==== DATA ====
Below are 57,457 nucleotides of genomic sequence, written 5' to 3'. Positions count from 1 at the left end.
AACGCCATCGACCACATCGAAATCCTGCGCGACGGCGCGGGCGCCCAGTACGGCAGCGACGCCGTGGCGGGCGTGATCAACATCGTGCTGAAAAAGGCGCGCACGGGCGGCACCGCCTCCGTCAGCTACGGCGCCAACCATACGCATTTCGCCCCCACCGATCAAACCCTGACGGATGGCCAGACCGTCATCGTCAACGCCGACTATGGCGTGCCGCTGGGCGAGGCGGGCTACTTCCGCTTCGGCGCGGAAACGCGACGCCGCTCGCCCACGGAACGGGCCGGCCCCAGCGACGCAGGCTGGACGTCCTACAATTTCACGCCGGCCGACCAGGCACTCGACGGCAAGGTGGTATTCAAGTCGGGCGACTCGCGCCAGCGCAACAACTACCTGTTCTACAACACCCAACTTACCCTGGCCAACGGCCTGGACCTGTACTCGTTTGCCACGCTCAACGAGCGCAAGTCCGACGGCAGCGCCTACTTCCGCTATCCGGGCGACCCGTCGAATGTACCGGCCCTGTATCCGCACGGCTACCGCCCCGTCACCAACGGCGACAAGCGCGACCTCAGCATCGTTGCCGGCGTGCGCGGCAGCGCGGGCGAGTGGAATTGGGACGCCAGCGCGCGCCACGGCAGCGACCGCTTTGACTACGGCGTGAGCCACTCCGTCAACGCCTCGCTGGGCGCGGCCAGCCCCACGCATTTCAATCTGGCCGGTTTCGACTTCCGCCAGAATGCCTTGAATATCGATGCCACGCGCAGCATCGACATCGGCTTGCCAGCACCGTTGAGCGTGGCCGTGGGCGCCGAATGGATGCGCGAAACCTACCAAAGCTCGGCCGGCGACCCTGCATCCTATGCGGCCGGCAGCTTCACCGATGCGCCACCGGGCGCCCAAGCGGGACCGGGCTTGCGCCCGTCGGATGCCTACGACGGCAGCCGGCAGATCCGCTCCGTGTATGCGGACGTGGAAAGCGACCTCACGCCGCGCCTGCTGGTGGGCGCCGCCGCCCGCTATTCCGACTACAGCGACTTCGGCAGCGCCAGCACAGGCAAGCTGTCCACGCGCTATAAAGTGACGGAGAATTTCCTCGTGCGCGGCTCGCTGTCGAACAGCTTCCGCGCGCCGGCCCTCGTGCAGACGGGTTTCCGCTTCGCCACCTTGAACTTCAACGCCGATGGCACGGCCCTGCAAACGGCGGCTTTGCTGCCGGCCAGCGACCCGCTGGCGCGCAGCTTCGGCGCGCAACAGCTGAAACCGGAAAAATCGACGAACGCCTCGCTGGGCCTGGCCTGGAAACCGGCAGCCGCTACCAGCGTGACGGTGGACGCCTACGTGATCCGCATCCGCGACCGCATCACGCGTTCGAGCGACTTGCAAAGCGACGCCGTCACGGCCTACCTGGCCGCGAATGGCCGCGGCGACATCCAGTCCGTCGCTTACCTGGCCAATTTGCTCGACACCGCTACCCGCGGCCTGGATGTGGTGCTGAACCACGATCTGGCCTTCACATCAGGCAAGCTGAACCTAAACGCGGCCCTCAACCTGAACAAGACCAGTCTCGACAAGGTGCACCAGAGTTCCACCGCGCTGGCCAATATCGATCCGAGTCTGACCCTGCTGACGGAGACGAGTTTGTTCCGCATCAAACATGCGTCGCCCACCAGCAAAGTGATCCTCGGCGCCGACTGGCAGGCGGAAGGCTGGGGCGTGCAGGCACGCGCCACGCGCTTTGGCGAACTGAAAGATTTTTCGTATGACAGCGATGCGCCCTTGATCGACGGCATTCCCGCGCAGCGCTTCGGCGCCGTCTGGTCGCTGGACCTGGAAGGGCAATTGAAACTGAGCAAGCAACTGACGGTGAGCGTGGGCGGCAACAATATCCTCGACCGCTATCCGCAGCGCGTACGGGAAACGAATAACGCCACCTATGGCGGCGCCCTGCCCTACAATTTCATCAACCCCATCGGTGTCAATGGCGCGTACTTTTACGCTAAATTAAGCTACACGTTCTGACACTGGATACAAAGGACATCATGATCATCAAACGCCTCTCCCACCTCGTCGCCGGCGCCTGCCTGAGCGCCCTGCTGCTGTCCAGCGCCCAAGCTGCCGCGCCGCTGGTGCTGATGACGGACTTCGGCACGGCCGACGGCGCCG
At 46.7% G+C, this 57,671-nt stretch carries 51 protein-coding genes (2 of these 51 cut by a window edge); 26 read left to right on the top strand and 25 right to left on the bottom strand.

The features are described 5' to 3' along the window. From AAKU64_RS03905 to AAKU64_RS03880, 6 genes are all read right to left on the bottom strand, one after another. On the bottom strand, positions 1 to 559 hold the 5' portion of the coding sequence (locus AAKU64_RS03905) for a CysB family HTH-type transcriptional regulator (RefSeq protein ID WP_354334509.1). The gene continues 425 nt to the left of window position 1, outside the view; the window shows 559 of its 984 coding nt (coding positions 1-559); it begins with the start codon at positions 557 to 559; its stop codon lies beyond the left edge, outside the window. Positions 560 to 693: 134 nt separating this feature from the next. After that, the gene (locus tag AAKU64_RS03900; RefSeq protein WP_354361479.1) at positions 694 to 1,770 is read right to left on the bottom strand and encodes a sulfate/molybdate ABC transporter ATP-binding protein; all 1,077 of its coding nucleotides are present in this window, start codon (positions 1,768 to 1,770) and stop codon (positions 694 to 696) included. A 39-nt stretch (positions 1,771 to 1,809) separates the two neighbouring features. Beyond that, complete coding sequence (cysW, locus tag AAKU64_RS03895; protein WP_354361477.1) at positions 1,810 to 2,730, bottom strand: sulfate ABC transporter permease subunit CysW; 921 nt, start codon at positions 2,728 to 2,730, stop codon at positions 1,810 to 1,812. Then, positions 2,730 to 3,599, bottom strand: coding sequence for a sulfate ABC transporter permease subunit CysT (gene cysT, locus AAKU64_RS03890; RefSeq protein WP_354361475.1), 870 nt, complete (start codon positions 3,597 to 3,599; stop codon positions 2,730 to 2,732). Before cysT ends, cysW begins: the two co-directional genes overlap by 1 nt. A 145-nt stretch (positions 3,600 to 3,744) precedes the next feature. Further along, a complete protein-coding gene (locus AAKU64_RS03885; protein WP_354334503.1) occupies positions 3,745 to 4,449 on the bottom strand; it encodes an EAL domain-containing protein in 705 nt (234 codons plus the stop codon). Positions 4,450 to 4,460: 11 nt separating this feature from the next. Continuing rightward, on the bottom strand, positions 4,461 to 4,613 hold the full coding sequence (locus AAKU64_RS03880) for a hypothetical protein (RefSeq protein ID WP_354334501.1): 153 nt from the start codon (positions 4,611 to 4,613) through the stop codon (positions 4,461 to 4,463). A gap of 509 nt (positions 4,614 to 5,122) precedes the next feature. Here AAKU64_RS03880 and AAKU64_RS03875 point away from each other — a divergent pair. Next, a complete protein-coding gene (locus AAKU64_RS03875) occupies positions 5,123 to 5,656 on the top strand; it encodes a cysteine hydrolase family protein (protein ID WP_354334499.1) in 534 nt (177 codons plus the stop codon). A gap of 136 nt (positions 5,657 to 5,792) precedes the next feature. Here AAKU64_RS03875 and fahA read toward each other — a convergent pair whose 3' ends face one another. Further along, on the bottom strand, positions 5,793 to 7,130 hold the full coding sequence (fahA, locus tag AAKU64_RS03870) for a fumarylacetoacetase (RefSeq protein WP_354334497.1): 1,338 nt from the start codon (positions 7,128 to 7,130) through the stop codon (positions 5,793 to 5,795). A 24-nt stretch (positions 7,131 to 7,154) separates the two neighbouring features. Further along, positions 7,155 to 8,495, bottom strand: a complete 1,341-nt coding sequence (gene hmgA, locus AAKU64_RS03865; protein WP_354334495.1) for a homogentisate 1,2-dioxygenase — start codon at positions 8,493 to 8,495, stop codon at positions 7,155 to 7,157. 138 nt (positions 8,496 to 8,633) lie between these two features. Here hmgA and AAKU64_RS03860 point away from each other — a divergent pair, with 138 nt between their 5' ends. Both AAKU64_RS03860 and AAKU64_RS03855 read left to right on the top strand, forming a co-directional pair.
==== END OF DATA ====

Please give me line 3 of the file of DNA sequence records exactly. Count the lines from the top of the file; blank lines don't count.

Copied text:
At 46.7% G+C, this 57,671-nt stretch carries 51 protein-coding genes (2 of these 51 cut by a window edge); 26 read left to right on the top strand and 25 right to left on the bottom strand.